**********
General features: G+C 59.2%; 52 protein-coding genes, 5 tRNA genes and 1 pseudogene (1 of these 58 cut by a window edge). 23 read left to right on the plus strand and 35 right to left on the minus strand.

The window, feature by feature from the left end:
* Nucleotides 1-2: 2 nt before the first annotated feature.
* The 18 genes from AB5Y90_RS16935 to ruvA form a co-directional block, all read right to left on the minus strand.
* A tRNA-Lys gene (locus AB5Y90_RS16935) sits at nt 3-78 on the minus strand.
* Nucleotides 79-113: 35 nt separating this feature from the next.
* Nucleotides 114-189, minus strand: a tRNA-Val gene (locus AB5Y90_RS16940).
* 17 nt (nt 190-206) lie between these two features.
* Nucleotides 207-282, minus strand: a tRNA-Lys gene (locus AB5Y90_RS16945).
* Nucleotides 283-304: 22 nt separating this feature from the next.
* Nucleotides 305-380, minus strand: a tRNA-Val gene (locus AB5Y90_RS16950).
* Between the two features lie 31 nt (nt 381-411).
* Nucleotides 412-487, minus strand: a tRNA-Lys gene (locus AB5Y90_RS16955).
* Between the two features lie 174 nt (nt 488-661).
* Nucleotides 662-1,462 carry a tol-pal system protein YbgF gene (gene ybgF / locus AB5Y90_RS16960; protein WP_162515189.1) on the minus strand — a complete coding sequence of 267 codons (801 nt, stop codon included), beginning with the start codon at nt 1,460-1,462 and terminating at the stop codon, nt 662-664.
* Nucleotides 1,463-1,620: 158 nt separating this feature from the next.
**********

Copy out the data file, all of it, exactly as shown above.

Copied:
General features: G+C 59.2%; 52 protein-coding genes, 5 tRNA genes and 1 pseudogene (1 of these 58 cut by a window edge). 23 read left to right on the plus strand and 35 right to left on the minus strand.

The window, feature by feature from the left end:
* Nucleotides 1-2: 2 nt before the first annotated feature.
* The 18 genes from AB5Y90_RS16935 to ruvA form a co-directional block, all read right to left on the minus strand.
* A tRNA-Lys gene (locus AB5Y90_RS16935) sits at nt 3-78 on the minus strand.
* Nucleotides 79-113: 35 nt separating this feature from the next.
* Nucleotides 114-189, minus strand: a tRNA-Val gene (locus AB5Y90_RS16940).
* 17 nt (nt 190-206) lie between these two features.
* Nucleotides 207-282, minus strand: a tRNA-Lys gene (locus AB5Y90_RS16945).
* Nucleotides 283-304: 22 nt separating this feature from the next.
* Nucleotides 305-380, minus strand: a tRNA-Val gene (locus AB5Y90_RS16950).
* Between the two features lie 31 nt (nt 381-411).
* Nucleotides 412-487, minus strand: a tRNA-Lys gene (locus AB5Y90_RS16955).
* Between the two features lie 174 nt (nt 488-661).
* Nucleotides 662-1,462 carry a tol-pal system protein YbgF gene (gene ybgF / locus AB5Y90_RS16960; protein WP_162515189.1) on the minus strand — a complete coding sequence of 267 codons (801 nt, stop codon included), beginning with the start codon at nt 1,460-1,462 and terminating at the stop codon, nt 662-664.
* Nucleotides 1,463-1,620: 158 nt separating this feature from the next.